Photo by Deidre Elrod / Choctaw Nation
Housing, Health, Languages Prompt Five Civilized Tribes to Action
DURANT, Okla. – The Inter-Tribal Council (ITC) of the Five Civilized Tribes faced a light action agenda at its final 2018 quarterly meeting. The council is comprised of leaders of the Chickasaw, Cherokee, Choctaw, Muscogee (Creek) and Seminole nations. They represent 750,000 Native Americans. Three resolutions passed unanimously by voting delegates of the five tribes. They include:
Support for Indian Health Service’s (IHS) request for a separate budget line – or a separate indefinite appropriation – ensuring full funding for lease agreements between IHS and tribal governments.
Currently, the five tribes have IHS self-governance compacts. Each is entitled to full federal funding under the 1975 Indian Self-Determination and Education Assistance Act. Additionally, tribes are reimbursed for inflation-related expenses.
IHS is operating under a continuing resolution based upon last year’s federal budget, according to Oklahoma City IHS Director Capt. Travis Watts. The continuing resolution ends Dec. 7 unless Congress reauthorizes it or passes a national budget President Donald Trump will sign.
In July, IHS officials considered using the unallocated fiscal year 2018 funds to defray inflation’s impact and shore up existing lease agreement shortfalls. The five tribes opposed the move. The resolution passed by ITC calls for full funding of inflationary costs while allowing a separate budget exception for IHS to pay tribes the fully agreed upon lease amounts.
Opposed a plan by the National Low Income Housing Coalition calling for competitive allocation of 2018 funds to the Native American Housing Block Grant program. ITC members said a competitive process on low-income housing “is not encompassing of ITC members.”
Instead, ITC members reasserted its support of the Department of Housing and Urban Development’s (HUD) “definitions and processes,” agreed upon by the tribes and HUD during formal negotiations in a “government-to-government relationship.”
By making limited block grant funds available through a competitive process, it is possible for qualifying low-income tribal citizens’ housing needs would not be met.
Urged the U.S. Congress to reauthorize and fully fund the Esther Martinez Native American Languages Preservation Act “as an investment in cultural and language revitalization goals.”
First authorized by U.S. lawmakers in 2006, the Act expired in 2012. According to the resolution, “the purpose of the Act is to preserve and increase fluency in Native American languages” many of which are rapidly declining and are not spoken anywhere else in the world. According to linguists, at the current rate of decline, only 20 Native American languages will remain by 2050.
“If they are not preserved, they will disappear forever,” the resolution states.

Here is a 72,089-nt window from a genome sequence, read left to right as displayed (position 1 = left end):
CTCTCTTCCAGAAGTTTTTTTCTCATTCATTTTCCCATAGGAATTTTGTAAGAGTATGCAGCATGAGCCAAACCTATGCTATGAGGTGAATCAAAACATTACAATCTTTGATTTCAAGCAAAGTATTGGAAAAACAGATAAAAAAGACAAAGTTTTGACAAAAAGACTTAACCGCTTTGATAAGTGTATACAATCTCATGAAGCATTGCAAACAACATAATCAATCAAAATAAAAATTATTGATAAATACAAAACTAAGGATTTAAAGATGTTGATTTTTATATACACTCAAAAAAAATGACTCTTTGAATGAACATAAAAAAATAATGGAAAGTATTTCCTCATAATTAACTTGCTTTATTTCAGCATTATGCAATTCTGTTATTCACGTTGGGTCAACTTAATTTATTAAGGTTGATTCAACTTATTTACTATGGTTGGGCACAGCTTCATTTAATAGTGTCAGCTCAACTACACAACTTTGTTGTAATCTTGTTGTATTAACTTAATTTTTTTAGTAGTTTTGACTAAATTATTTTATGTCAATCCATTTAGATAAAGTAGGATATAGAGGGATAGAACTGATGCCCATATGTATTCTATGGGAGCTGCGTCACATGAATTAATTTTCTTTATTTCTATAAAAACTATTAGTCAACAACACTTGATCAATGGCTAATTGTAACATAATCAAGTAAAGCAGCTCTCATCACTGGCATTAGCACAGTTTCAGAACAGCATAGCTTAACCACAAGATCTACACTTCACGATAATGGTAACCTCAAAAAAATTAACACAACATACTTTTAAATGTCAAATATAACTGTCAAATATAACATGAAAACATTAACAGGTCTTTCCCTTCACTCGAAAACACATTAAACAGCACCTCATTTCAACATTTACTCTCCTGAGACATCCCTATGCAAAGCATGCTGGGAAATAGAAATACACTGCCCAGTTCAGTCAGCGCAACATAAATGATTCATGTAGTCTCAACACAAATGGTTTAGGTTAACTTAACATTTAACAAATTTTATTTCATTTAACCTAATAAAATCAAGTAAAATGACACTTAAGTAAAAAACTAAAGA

The Act awarded federal grants to support and strengthen Native American language immersion programs, language survival schools, and language restoration programs.
Leaders of the Five Civilized Tribes include, from left to right, Chickasaw Nation Gov. Bill Anoatubby, Cherokee Principal Chief Bill John Baker, Choctaw Nation Chief Gary Batton, Seminole Nation Chief Greg Chilcoat, and Muscogee (Creek) Principal Chief James Floyd. They met in Durant at the Choctaw Casino & Resort Friday, Oct. 12.
Delton Cox to Lead Choctaw Tribal Council
Photos Provided by Choctaw Nation
Delton Cox – Speaker for the Council | Ronald Perry – Secretary | Jennifer Woods – Chaplain
TVSHKA HOMMA, Okla. – The Choctaw Nation Tribal Council met for its regular monthly session Oct. 13 in the Council Chambers at Tvshka Homma for the first time under its new slate of officers. Officers were elected at the Council’s September meeting. Their positions became effective Oct. 1.
Delton Cox, District 4 Council Member, was elected as the new Speaker for the Council, replacing Kenny Bryant, District 3 Council Member, who chose not to seek another term. Ronald Perry, Council Member for District 5, was picked to continue as the Council’s Secretary. Jennifer Woods, District 6 Council Member, will still serve as Council Chaplain.
Patty Hawkins was asked to continue as Recording Secretary, Daniel Adams was re-appointed as Sergeant-at-Arms, and Jordan Dennis will serve as Council Parliamentarian.
Choctaw Veteran Named Distinguished Alumni
Photo by Charles Clark / Choctaw Nation
Retired U.S. Marine Corps Col. Tray Ardese accepts this year’s Southeastern Oklahoma State University’s Distinguished Alumni Award.
DURANT, Okla. – A noted member of the Choctaw Nation was among those recognized at this year’s Southeastern Oklahoma State University’s Distinguished Alumni Banquet. The event, which took place on Oct. 12 in the Visual and Performing Arts Center, honored alumni and retired faculty and ushered in a new alumni board.
A member of the of the Class of 1989, retired U.S. Marine Corps Col. Tray Ardese earned his bachelor’s degree in history at SOSU, where he also captained the football team. “No one gets here without the help of many others” Ardese stated as he thanked coaches and mentors.
Ardese later earned a master’s of Strategic Studies at the United States Army War College. As a marine, he became a pilot and amassed more than 3,000 hours of flight time and 257 combat missions in the air. He was wounded in an intense firefight and received the Purple Heart. His many decorations also include the Bronze Star with “V” for Valor in Combat.
Ardese began life in Krebbs. His time in the military took him to more than 50 countries around the world. He now resides with his family on the farm of his childhood. He is currently director of government and international affairs for Magpul Industries and serves as a Christian evangelist along with volunteering his time with Honored American Veterans Afield and Outdoor Network International.